KABUL, Afghanistan — A car bomb tore through an unprecedented cease-fire between Afghan forces and Taliban militants on Saturday, officials said, killing at least 20 in the eastern province of Nangarhar.
The blast struck a gathering of Taliban and Afghan security officials held amid a cease-fire to mark the end of the Ramadan fasting season. It's believed to have killed civilians, Afghan troops and members of the Taliban, according to the spokesman for the governor of the city of Jalalabad.
No one immediately claimed responsibility for the attack, but ISIS has a strong presence in the region. The cease-fire does not include al Qaeda or the Islamic State group.
"The incident has nothing to do with the Taliban," spokesman Zabihullah Mujahid told Reuters. "The area where the blast happened is close to our front line. Some of our members went there to celebrate Eid. Our members suffered casualties."
As news of the attack spread, Afghan President Ashraf Ghani announced he would extend the cease-fire with the Taliban, but did not give a time frame for the extension. In a video message Ghani urged the Taliban to extend their ceasefire and said he would wait for their response.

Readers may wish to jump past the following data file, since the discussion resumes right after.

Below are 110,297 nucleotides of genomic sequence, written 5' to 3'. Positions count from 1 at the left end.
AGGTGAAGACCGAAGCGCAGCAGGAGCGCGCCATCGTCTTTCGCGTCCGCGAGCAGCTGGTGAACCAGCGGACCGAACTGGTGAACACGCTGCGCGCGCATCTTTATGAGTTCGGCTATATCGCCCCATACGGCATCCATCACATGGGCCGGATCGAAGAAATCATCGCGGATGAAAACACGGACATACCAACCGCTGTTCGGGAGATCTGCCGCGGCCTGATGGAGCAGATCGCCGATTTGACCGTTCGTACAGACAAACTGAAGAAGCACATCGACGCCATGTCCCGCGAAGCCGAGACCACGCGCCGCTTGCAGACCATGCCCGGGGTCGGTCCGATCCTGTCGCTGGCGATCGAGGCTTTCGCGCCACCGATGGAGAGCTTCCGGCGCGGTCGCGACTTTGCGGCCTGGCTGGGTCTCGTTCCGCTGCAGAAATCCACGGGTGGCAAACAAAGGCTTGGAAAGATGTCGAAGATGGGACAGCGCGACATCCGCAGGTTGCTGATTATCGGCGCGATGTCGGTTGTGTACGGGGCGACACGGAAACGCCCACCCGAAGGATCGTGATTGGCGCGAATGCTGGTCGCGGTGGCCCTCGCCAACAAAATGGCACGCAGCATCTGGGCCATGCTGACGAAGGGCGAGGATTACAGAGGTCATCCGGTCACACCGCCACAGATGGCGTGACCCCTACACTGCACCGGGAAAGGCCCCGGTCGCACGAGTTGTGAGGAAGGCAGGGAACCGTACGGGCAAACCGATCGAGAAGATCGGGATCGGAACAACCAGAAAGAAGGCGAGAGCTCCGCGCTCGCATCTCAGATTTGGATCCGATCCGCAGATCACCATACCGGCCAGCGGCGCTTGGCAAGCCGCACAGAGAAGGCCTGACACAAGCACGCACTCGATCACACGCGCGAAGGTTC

He added that 46 Taliban prisoners had been released and the Taliban would now be able to receive assistance and benefits like other Afghan civilians. The president did not immediately mention the bomb-blast.
Dozens of unarmed Taliban militants had earlier entered the Afghan capital to celebrate the ceasefire, as elsewhere soldiers and militants, in remarkable scenes, exchanged hugs and selfies.
The Taliban, wearing traditional headgear and many with sunglasses, entered Kabul through gates in the south and southeast. Traffic jams formed where people stopped to take pictures of the fighters with their flags. The Taliban urged people to come forward and pose for the camera.
The militants announced a surprise three-day ceasefire over the Eid-al-Fitr holiday, which began on Friday, except against foreign forces. It overlaps with an Afghan government cease-fire which was due to end on Wednesday before the Afghan president extended the truce.
Many people across the country have urged the government and the Taliban to extend their ceasefires, which follow months of deteriorating security, especially in the capital Kabul.
The Taliban are fighting U.S.-led NATO forces, combined under the Resolute Support mission, and the U.S.-backed government to restore sharia, or Islamic law, after their ouster by U.S.-led forces in 2001.
Ahmed Mengli reported from Kabul, Saphora Smith reported from London.